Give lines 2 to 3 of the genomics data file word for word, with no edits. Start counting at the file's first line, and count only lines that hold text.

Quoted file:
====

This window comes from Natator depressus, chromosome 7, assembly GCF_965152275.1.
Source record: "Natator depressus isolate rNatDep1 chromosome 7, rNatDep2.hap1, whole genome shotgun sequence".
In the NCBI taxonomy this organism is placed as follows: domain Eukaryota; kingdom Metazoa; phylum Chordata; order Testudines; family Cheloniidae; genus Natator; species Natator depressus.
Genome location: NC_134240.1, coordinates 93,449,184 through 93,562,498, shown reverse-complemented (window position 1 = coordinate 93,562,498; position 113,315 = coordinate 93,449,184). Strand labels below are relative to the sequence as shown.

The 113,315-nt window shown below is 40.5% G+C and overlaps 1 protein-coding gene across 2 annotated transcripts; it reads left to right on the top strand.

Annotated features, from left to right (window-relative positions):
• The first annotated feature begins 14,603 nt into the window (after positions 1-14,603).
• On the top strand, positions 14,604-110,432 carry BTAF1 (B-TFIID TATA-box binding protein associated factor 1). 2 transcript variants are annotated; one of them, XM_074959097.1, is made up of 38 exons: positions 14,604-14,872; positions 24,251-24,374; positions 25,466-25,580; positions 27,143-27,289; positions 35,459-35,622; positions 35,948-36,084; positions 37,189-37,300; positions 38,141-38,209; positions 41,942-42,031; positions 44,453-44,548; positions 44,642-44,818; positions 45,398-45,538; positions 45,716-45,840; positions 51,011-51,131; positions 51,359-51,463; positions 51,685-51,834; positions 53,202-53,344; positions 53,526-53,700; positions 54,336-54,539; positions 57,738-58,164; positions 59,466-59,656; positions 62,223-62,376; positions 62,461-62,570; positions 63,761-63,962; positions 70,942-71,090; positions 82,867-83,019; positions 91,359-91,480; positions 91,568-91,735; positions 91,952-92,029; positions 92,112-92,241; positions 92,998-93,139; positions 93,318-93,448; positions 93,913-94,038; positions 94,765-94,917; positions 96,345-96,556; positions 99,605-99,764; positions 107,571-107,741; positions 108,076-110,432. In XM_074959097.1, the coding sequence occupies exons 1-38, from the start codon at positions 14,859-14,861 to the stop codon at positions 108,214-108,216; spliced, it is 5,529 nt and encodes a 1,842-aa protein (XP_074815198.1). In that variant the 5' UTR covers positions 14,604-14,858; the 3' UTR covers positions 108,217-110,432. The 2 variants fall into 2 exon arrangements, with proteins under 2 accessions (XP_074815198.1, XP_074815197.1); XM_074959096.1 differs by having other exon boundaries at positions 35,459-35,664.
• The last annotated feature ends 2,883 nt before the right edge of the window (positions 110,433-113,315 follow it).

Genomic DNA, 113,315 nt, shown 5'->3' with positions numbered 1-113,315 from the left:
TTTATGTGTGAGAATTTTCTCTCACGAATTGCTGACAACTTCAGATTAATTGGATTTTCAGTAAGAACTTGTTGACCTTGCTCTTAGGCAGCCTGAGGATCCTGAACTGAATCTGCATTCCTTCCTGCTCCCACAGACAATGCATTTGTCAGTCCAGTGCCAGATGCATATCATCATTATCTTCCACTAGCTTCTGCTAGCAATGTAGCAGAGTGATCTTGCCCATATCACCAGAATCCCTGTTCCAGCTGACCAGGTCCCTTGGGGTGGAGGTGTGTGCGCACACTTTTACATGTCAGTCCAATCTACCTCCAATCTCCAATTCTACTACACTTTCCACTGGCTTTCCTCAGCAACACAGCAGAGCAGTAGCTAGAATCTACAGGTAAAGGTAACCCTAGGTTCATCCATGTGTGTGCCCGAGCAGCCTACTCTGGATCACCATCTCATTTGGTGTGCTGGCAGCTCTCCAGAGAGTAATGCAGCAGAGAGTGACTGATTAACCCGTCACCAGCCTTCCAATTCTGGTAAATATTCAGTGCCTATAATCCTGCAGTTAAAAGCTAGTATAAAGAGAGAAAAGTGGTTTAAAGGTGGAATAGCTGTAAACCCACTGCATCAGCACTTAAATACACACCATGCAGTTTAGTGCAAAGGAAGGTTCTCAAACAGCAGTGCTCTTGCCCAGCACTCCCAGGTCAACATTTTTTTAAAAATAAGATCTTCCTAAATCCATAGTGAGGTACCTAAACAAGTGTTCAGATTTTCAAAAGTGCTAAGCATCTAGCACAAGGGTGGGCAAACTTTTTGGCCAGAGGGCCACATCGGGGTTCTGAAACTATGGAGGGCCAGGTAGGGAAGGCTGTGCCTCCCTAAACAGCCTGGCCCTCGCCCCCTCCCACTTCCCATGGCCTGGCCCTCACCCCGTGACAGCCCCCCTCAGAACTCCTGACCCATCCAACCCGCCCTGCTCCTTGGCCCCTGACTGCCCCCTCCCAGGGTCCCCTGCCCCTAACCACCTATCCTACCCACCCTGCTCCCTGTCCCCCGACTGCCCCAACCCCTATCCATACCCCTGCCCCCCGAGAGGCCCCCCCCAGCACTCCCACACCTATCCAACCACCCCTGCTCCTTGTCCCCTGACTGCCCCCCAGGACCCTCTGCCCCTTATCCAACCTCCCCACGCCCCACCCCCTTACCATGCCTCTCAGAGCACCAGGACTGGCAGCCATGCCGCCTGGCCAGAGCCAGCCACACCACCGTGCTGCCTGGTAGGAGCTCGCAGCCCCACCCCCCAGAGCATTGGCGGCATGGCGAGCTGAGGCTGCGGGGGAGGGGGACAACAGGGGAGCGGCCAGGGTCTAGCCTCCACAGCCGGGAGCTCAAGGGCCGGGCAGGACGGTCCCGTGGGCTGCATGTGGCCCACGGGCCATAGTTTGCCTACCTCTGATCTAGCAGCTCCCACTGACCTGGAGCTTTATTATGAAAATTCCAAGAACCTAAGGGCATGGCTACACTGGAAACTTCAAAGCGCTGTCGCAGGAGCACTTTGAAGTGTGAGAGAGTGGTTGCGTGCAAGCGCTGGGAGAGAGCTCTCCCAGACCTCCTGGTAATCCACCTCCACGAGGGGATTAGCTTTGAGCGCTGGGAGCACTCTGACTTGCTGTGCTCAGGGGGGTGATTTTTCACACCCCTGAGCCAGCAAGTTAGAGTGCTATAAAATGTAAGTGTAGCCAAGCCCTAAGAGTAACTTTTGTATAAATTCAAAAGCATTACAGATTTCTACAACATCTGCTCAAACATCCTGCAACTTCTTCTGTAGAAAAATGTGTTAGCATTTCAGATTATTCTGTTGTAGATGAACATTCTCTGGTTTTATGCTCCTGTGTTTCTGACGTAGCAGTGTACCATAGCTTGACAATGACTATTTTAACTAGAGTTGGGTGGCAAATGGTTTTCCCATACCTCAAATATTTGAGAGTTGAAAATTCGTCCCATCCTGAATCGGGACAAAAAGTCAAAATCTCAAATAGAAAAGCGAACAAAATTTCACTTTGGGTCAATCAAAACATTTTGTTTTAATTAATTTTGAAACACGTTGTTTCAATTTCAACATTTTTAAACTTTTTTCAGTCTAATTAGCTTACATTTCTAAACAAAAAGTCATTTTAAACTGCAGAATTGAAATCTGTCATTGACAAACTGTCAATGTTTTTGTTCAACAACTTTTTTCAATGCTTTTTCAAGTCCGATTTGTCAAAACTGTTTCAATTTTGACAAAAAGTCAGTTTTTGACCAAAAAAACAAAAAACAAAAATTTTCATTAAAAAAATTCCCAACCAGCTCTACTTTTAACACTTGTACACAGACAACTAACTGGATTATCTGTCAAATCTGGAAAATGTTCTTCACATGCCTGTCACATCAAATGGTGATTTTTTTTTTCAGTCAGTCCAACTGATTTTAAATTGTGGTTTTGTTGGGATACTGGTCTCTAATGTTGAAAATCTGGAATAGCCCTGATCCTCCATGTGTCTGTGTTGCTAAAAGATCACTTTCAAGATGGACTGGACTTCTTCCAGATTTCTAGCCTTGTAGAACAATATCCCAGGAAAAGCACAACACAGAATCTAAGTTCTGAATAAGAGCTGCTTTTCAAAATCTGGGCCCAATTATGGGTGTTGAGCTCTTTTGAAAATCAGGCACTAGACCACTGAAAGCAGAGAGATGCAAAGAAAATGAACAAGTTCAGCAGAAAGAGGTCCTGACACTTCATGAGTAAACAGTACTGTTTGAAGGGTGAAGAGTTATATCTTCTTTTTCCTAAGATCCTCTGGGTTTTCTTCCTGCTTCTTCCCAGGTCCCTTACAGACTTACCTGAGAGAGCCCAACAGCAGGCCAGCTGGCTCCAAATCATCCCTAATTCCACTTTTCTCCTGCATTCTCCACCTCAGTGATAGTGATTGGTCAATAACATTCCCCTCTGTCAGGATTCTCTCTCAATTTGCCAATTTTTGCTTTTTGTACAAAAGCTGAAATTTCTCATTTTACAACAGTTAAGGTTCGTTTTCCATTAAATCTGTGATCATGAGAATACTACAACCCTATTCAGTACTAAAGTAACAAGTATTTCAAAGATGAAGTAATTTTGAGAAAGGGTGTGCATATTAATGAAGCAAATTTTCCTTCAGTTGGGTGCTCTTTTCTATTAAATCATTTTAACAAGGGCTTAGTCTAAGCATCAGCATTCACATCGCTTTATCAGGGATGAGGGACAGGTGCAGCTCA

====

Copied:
Source record: "Natator depressus isolate rNatDep1 chromosome 7, rNatDep2.hap1, whole genome shotgun sequence".
In the NCBI taxonomy this organism is placed as follows: domain Eukaryota; kingdom Metazoa; phylum Chordata; order Testudines; family Cheloniidae; genus Natator; species Natator depressus.